And because this is chicken territory (one, free range chicken, that doesn't live in the coop) and unfortunately, brush turkey domain too, I had to rig up something extra, for added protection...


I used the old chicken wire, from the trellis we took down recently. Plus some plastic netting I had laying around. The brush turkey's have been actively discouraged from this part of the yard now. They are welcome on the majority of our land, but not where we cultivate food growing areas.

They have a natural food supply, but seek our home grown compost instead. Which happens to be spread around a lot of things. They have already killed a bunch of plants meant for food production. Time will tell if my extra measures work, as they've thwarted me before. Don't get me wrong, we still appreciate their presence in our yard, but we have to roll up the welcome mat, in our sensitive areas.

We will plant this bed out, closer to September, and keep our fingers crossed. For a tiny area, it does grow quite a lot.

Thursday, August 11, 2016

Twin peaks

So I finally got that communal virus going around the family. You know how it is. Unfortunately, all those fun projects we were doing outside, suddenly came to a halt. All but one, that is.

We booked a date for some tree loppers to visit yesterday. It was a little overdue, which is a habit we tend to get in to, with our trees. We really value their shade. On the other hand, it then requires the experts to remove something of a monolith. Or in this case, two.

Last morning light

You can see them in the centre, standing side by side. They are hardwood, Spotted gums, and have been here longer than us. They provided shade even as young trees, on our dry creek bed. Hardly any vegetation was growing down in our lower gully, back then, so we wanted them to stay.

As larger trees, they even survived the 2011 Queensland floods. Receiving the full torrent of water, coming down from our slopes - they held the soil together with their indomitable roots. All manner of debris was wrapped around their trunks, afterwards. We have a lot to thank those trees for. Shade, soil protection and plenty of good memories, hanging out, under the trees.

Many years growth

But then, they grew too big for their location. Their wonderful canopy was starting to block our solar panels (hot water and power) and with every year they grew taller, they were becoming a liability to the house, should they decide to fall over. Which eucalyptus trees, are known to do.

So that is why we called the tree loppers. Logically, it makes sense, but then you can't help but mourn a little afterwards, too.

Both trees

Seeing them laid out like that, knowing how awesome they were as trees, made us feel like a couple of bad guys. Unlike the casurina tree we took down recently, these were much larger, and there's something magical about growing older (and watching your kids too) under the shade of the same trees. I don't think having the virus helped, as we couldn't get to work straight way, putting them to rest, properly.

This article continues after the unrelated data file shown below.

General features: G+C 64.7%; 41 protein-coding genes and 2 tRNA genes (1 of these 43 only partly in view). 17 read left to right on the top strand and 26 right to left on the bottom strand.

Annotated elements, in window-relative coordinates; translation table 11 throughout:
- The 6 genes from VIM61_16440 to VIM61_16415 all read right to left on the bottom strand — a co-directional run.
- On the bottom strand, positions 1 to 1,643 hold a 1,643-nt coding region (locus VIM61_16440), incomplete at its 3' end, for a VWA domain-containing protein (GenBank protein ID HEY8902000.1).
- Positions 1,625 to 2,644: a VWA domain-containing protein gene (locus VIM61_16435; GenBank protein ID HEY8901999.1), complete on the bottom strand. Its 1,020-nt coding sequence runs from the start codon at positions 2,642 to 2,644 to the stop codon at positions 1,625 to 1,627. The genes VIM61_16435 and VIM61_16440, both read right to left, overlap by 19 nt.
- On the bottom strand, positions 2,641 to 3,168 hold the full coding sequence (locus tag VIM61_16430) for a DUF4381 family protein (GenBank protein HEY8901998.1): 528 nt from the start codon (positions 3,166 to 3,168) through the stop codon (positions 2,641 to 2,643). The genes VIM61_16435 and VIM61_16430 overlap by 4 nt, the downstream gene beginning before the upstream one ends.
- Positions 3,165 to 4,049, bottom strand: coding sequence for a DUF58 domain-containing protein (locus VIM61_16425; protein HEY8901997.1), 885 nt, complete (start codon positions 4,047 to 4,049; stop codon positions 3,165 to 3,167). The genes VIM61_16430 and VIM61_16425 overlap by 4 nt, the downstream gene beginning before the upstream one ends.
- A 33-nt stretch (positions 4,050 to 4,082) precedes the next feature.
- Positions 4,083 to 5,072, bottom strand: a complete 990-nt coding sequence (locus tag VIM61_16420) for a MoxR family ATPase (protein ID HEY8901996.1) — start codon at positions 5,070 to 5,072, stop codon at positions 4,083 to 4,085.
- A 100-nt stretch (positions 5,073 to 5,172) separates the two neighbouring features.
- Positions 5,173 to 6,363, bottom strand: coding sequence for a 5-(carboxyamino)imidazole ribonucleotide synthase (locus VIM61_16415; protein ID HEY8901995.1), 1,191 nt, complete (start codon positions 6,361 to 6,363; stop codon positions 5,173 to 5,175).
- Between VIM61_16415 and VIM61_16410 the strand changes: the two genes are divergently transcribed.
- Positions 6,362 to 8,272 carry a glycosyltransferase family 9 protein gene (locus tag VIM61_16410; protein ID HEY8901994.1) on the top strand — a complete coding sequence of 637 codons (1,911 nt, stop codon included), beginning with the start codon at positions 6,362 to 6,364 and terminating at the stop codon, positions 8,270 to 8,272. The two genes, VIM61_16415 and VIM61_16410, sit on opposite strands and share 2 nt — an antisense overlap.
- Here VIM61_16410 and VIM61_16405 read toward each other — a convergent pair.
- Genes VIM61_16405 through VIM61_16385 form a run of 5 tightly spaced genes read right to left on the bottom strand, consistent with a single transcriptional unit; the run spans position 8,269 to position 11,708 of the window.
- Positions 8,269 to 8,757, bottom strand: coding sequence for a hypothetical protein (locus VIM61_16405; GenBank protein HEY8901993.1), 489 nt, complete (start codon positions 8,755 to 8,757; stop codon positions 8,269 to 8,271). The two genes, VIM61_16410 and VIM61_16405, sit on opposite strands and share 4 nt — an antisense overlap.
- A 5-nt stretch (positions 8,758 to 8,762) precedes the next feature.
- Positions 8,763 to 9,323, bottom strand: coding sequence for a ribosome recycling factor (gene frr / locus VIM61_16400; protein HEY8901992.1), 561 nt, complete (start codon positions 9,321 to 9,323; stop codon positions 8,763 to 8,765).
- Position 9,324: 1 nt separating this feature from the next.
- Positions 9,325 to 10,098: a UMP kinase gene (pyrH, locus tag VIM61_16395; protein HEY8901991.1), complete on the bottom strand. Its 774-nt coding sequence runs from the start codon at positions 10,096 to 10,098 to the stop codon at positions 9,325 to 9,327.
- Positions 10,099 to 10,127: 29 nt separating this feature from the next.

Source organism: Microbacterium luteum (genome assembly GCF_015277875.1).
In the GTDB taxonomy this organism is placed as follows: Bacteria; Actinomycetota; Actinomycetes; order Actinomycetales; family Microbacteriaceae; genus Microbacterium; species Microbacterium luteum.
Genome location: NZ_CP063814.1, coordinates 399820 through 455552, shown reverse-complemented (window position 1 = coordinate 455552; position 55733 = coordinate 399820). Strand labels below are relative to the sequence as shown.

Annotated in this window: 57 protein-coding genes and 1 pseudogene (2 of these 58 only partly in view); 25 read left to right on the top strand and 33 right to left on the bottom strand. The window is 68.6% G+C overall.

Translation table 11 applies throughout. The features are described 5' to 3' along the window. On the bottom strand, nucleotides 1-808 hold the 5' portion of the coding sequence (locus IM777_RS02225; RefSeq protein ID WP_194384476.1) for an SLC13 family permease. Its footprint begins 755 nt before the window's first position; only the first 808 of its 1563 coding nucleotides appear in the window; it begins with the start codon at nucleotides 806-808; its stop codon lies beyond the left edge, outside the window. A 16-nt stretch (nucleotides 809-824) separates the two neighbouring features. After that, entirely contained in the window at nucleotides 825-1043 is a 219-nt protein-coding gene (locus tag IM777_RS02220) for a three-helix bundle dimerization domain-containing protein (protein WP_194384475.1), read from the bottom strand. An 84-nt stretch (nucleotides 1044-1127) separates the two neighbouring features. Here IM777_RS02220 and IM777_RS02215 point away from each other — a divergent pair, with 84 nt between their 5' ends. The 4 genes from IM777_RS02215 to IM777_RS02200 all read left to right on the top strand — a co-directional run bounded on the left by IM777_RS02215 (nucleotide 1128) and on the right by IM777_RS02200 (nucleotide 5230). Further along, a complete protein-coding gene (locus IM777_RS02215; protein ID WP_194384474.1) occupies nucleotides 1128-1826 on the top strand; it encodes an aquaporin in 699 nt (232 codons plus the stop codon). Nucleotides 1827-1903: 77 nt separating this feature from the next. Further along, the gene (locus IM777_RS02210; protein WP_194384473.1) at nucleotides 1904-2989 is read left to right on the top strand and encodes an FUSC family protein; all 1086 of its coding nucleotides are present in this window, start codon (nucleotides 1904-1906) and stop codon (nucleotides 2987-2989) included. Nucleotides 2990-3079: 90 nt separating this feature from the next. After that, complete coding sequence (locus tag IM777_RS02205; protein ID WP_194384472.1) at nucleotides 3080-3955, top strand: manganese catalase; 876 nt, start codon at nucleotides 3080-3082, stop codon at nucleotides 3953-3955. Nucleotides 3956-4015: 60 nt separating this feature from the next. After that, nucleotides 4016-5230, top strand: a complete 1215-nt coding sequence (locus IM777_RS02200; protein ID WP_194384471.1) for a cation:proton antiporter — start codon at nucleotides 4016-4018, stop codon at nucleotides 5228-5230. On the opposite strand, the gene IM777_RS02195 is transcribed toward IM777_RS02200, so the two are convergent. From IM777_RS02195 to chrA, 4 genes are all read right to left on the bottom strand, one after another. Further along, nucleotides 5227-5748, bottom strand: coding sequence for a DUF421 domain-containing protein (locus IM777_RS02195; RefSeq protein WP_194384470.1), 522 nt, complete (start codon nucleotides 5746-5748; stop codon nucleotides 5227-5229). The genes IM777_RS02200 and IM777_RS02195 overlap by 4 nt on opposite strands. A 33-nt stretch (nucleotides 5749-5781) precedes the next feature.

When we get our strength back, they will become edging to hold back the soil, making low retaining walls, with their trunks. Where they'll become food for the termites and all manner of insects and soil microbes.


So they will continue in our landscape, but in a slightly different way. From towering trees, to microscopic life, inside the soil. I was reminded of this, when I glanced upon the sawdust, sprinkled across their trunk.

It will take some time, and quite a few growing seasons, for that much carbon to transform into soil. But it's a resource in our landscape all the same. So we look forward to using it.

We really are fortunate to have so many trees, spring up naturally. But then you have to strive for some kind of balance too. We're always trying to work on that. Which is why we have our eye on some smaller trees, around the house, which need to come out too. Before they become monoliths. The aim is to replace them with equally hardy, but naturally smaller, in stature, trees.

I'm thinking macadamia nut trees, and some diciduous ones, to add fertility to the soil at leaf drop. It should add more diversity to the environment, with the remnants of these twin trees, to get them off to a good start.

Sunday, August 7, 2016

Carbon pathways

So here's something I've learned, which you simply must do if you have land, or access to a LOT of plant material. You need to put all that carbon back into your soil, in order for it to improve the soil. Sometimes, burning it off, can help put charcoal back into the soil, which is actually beneficial. You don't need much charcoal though. You certainly don't need it every year. Most of the time, you want to place the majority of your carbon material, onto, or back into the soil.

Think of it as rewarding the soil microbes for growing anything on your land in the first place. You can do this by using livestock, recycling plant material through their dung. Or you can use the plant material itself. Never remove from your landscape, what it had the wherewithal to produce. That's like robbing your own bank account. You'll eventually spend the land itself.